6

I'm trying to implement my own strcmp function, my strcmp bahaves differently when I use special characters.

#include <string.h>    

int my_strcmp(const char *s1, const char *s2)
{
    const char  *str1;
    const char  *str2;

    str1 = s1;
    str2 = s2;
    while ((*str1 == *str2) && *str1)
    {
        str1++;
        str2++;
    }
    return (*str1 - *str2);
}

int main()
{
   char *src = "a§bcDef";
   char *des = "acbcDef";
   printf("%d %d\n", my_strcmp(des, src), strcmp(des, src));
   return(0);
}

OUTPUT

161 -95

  • 3
    You need to return *str2 - *str1 methinks. – fuz May 15 '16 at 10:26
  • @FUZxxl when I do that, I get -161 and -95, I'm not sure if, it is right because the sign are the same. – TenTen Peter May 15 '16 at 10:30
  • 1
    If the signs match, your function works correctly. – fuz May 15 '16 at 11:58
  • As FUZxxl said, if signs match your function works correctly. Return values of strcmp() are specified as being negative, zero, or positive. Specific negative or positive values are neither required not guaranteed. – Peter May 15 '16 at 13:45
1

Here's what the standard says about strcmp, with a relevant section highlighted in bold:

The sign of a non-zero return value shall be determined by the sign of the difference between the values of the first pair of bytes (both interpreted as type unsigned char) that differ in the strings being compared.

Your code is taking the difference of the bytes as char, which if signed differs from the spec.

Instead:

return (unsigned char)(*str1) - (unsigned char)(*str2);

Here's some test cases for the original code (my_strcmp), the currently accepted answer of dasblinkenlight (my_strcmp1), and this answer (my_strcmp2). Only my_strcmp2 passes the tests.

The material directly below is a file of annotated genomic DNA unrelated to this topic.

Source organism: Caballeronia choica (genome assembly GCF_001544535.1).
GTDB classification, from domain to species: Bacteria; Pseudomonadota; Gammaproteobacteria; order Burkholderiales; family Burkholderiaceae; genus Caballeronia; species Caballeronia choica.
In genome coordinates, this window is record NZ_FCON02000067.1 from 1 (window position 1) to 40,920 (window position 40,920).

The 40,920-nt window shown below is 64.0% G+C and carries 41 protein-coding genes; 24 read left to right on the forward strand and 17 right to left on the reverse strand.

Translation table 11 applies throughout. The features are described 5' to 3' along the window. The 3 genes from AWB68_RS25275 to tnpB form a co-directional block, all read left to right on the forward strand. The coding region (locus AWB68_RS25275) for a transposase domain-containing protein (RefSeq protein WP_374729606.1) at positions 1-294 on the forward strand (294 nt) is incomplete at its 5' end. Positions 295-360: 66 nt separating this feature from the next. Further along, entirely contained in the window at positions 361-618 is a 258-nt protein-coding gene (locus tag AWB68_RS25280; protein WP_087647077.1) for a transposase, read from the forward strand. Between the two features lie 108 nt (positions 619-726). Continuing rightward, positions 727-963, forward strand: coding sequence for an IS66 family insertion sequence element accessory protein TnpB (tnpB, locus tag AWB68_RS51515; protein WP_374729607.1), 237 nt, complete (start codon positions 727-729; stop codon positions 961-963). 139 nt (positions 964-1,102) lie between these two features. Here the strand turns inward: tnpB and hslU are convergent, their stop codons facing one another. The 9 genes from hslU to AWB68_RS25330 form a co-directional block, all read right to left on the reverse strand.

#include <string.h>
#include <stdio.h>

int my_strcmp(const char *s1, const char *s2) {
    const signed char *str1 = (const signed char*)(s1);
    const signed char *str2 = (const signed char*)(s2);

    while ((*str1 == *str2) && *str1)
    {
        str1++;
        str2++;
    }
    return (*str1 - *str2);
}

int my_strcmp1(const char *s1, const char *s2) {
    const signed char *str1 = (const signed char*)(s1);
    const signed char *str2 = (const signed char*)(s2);

    while ((*str1 == *str2) && *str1)
    {
        str1++;
        str2++;
    }
    return (signed char)(*str1 - *str2);
}

int my_strcmp2(const char *s1, const char *s2) {
    const signed char *str1 = (const signed char*)(s1);
    const signed char *str2 = (const signed char*)(s2);

    while ((*str1 == *str2) && *str1)
    {
        str1++;
        str2++;
    }
    return (unsigned char)(*str1) - (unsigned char)(*str2);
}


int sgn(int a) {
    return a > 0 ? 1 : a < 0 ? -1 : 0;
}

#define TEST(sc, a, b) do { \
    if (sgn(sc(a, b)) != sgn(strcmp(a, b))) { \
        printf("%s(%s, %s) = %d, want %d\n", #sc, a, b, sc(a, b), strcmp((const char*)a, (const char*)b)); \
        fail = 1; \
    } } while(0)

int main(int argc, char *argv[]) {
    struct {
        const char *a;
        const char *b;
    }cases[] = {
        {"abc", "abc"},
        {"\x01", "\xff"},
        {"\xff", "\x01"},
        {"abc", "abd"},
        {"", ""},
    };
    int fail = 0;
    for (int i = 0; i < sizeof(cases) / sizeof(cases[0]); i++) {
        TEST(my_strcmp, cases[i].a, cases[i].b);
        TEST(my_strcmp1, cases[i].a, cases[i].b);
        TEST(my_strcmp2, cases[i].a, cases[i].b);
    }
    return fail;
}

(note: I put in some explicit signed in the implementations so that the code can be tested on compilers with unsigned char). Also, sorry about the macro -- this was a quick hack to test!

  • Nice, indeed ... :-) – alk May 15 '16 at 11:49
  • And the only one disliking your macro seems to be the SO C source parser ... ;-) – alk May 15 '16 at 11:50
3

char is signed in many implementations, and your strcmp implementation considers char values < 0 to be smaller than those greater than 0. Perhaps you want to compare the unsigned values instead.

const unsigned char *str1 = (unsigned char*) s1;
const unsigned char *str2 = (unsigned char*) s2;

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